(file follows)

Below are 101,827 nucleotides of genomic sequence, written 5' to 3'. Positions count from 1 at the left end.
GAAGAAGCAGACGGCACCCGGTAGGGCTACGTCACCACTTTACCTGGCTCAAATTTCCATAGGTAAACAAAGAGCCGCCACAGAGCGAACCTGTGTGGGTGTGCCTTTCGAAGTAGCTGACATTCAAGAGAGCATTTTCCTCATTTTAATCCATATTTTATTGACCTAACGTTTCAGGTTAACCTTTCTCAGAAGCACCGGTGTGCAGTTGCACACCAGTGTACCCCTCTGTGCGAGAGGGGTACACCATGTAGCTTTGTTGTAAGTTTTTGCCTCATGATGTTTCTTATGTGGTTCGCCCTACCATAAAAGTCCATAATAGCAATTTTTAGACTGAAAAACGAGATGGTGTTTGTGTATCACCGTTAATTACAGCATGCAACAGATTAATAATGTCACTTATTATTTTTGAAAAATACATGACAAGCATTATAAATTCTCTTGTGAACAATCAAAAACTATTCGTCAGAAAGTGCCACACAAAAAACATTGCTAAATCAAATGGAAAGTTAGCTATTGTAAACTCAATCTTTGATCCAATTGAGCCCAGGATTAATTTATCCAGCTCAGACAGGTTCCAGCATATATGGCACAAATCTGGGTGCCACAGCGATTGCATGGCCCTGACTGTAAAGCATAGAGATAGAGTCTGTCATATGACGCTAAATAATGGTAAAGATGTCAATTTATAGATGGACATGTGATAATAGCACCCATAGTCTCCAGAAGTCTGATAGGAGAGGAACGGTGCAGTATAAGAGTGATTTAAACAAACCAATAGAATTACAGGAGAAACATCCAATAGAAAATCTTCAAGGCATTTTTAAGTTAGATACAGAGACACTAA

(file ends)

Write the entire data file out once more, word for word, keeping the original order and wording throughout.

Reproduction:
Below are 101,827 nucleotides of genomic sequence, written 5' to 3'. Positions count from 1 at the left end.
GAAGAAGCAGACGGCACCCGGTAGGGCTACGTCACCACTTTACCTGGCTCAAATTTCCATAGGTAAACAAAGAGCCGCCACAGAGCGAACCTGTGTGGGTGTGCCTTTCGAAGTAGCTGACATTCAAGAGAGCATTTTCCTCATTTTAATCCATATTTTATTGACCTAACGTTTCAGGTTAACCTTTCTCAGAAGCACCGGTGTGCAGTTGCACACCAGTGTACCCCTCTGTGCGAGAGGGGTACACCATGTAGCTTTGTTGTAAGTTTTTGCCTCATGATGTTTCTTATGTGGTTCGCCCTACCATAAAAGTCCATAATAGCAATTTTTAGACTGAAAAACGAGATGGTGTTTGTGTATCACCGTTAATTACAGCATGCAACAGATTAATAATGTCACTTATTATTTTTGAAAAATACATGACAAGCATTATAAATTCTCTTGTGAACAATCAAAAACTATTCGTCAGAAAGTGCCACACAAAAAACATTGCTAAATCAAATGGAAAGTTAGCTATTGTAAACTCAATCTTTGATCCAATTGAGCCCAGGATTAATTTATCCAGCTCAGACAGGTTCCAGCATATATGGCACAAATCTGGGTGCCACAGCGATTGCATGGCCCTGACTGTAAAGCATAGAGATAGAGTCTGTCATATGACGCTAAATAATGGTAAAGATGTCAATTTATAGATGGACATGTGATAATAGCACCCATAGTCTCCAGAAGTCTGATAGGAGAGGAACGGTGCAGTATAAGAGTGATTTAAACAAACCAATAGAATTACAGGAGAAACATCCAATAGAAAATCTTCAAGGCATTTTTAAGTTAGATACAGAGACACTAA